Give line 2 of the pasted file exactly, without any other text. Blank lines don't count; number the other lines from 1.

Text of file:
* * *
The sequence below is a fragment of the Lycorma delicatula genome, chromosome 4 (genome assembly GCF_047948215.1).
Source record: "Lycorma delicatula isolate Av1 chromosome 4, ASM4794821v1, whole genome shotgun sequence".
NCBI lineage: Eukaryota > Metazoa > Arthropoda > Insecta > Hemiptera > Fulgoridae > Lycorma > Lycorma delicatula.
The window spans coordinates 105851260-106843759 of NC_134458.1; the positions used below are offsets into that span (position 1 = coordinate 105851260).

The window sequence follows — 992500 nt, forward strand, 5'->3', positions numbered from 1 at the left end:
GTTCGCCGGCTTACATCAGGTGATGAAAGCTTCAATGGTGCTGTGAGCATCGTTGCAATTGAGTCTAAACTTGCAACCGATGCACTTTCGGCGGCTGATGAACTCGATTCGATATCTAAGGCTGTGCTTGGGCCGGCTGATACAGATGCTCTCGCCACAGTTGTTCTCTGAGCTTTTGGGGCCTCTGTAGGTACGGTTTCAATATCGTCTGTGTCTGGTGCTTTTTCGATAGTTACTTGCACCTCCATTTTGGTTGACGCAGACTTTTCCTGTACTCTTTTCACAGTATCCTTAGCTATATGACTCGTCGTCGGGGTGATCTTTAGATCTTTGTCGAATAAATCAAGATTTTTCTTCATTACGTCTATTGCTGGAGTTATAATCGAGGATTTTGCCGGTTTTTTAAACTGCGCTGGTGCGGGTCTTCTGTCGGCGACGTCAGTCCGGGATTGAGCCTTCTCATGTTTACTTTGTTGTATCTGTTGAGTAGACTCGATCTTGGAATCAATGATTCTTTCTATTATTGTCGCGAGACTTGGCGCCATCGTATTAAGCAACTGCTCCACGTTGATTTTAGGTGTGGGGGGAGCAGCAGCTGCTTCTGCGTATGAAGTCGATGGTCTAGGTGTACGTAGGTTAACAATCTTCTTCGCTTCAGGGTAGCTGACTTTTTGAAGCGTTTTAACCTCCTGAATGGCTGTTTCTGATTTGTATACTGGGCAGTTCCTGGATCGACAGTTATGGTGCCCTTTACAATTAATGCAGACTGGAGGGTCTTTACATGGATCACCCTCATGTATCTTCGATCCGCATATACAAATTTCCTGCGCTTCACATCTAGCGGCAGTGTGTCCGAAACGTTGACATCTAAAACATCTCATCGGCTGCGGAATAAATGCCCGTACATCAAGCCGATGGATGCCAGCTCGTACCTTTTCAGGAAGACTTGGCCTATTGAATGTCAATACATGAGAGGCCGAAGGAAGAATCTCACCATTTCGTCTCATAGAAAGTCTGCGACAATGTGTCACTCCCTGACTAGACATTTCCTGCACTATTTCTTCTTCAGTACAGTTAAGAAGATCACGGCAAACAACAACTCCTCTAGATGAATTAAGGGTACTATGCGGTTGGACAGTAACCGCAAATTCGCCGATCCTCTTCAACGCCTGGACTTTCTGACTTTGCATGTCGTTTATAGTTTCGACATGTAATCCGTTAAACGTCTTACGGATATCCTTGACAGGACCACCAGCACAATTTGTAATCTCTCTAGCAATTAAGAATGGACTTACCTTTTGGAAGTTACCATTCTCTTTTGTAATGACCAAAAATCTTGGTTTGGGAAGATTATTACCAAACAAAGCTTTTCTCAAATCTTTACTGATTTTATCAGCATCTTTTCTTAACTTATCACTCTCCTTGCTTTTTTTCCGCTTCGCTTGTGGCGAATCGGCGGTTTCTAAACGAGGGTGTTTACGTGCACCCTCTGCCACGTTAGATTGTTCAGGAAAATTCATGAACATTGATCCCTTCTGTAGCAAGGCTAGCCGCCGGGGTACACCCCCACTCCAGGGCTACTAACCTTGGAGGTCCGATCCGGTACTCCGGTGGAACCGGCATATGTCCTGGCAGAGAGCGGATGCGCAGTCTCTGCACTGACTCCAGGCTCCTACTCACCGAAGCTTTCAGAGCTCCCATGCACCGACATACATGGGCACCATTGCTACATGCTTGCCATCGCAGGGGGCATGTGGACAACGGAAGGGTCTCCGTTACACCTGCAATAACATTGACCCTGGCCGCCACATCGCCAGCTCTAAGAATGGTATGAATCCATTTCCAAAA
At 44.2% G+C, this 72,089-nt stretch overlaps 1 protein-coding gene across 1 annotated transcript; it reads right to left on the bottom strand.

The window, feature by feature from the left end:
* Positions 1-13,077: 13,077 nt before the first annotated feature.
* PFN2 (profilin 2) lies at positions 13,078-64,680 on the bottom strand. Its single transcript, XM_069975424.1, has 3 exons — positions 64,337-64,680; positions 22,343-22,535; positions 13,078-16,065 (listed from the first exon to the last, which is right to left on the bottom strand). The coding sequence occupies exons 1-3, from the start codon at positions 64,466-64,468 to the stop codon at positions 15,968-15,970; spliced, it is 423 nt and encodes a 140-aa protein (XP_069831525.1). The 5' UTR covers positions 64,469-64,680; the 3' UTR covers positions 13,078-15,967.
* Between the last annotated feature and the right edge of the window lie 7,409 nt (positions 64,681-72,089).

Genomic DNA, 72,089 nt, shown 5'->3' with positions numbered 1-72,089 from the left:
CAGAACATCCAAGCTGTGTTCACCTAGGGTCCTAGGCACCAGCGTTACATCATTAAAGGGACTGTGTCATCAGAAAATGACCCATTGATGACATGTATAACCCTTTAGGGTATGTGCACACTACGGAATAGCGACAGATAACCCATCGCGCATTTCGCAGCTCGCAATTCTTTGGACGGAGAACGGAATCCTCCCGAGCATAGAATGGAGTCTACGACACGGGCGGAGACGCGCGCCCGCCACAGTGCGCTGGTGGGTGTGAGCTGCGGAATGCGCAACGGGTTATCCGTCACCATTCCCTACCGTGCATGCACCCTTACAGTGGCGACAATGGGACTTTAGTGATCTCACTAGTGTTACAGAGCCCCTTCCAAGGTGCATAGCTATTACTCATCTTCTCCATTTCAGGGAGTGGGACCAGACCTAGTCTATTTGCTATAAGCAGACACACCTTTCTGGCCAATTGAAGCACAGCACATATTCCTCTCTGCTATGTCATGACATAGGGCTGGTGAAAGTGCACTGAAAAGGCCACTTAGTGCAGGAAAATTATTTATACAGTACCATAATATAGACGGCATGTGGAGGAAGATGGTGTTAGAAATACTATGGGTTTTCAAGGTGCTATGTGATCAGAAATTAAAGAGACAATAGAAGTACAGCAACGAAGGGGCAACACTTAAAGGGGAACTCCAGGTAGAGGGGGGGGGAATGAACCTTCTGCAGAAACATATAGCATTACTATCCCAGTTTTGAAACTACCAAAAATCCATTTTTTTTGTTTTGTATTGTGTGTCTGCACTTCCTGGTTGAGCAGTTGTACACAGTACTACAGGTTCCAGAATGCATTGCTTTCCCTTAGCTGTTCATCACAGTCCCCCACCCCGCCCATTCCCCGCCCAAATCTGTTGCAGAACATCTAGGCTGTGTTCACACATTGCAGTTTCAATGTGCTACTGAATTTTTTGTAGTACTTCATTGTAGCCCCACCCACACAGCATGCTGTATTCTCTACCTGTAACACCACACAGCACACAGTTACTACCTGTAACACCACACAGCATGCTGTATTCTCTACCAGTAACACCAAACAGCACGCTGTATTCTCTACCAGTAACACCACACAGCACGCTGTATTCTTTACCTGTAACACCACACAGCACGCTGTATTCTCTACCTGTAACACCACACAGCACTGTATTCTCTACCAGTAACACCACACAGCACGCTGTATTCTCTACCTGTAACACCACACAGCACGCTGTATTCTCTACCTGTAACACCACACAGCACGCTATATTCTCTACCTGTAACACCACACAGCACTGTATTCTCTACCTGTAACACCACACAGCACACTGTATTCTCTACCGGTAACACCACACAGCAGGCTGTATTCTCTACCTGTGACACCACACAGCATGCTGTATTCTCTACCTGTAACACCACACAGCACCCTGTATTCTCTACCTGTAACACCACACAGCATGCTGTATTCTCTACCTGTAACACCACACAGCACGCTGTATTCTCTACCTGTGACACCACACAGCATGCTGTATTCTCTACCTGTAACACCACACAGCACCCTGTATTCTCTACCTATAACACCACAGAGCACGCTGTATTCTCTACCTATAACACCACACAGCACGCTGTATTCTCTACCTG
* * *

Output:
Source record: "Lycorma delicatula isolate Av1 chromosome 4, ASM4794821v1, whole genome shotgun sequence".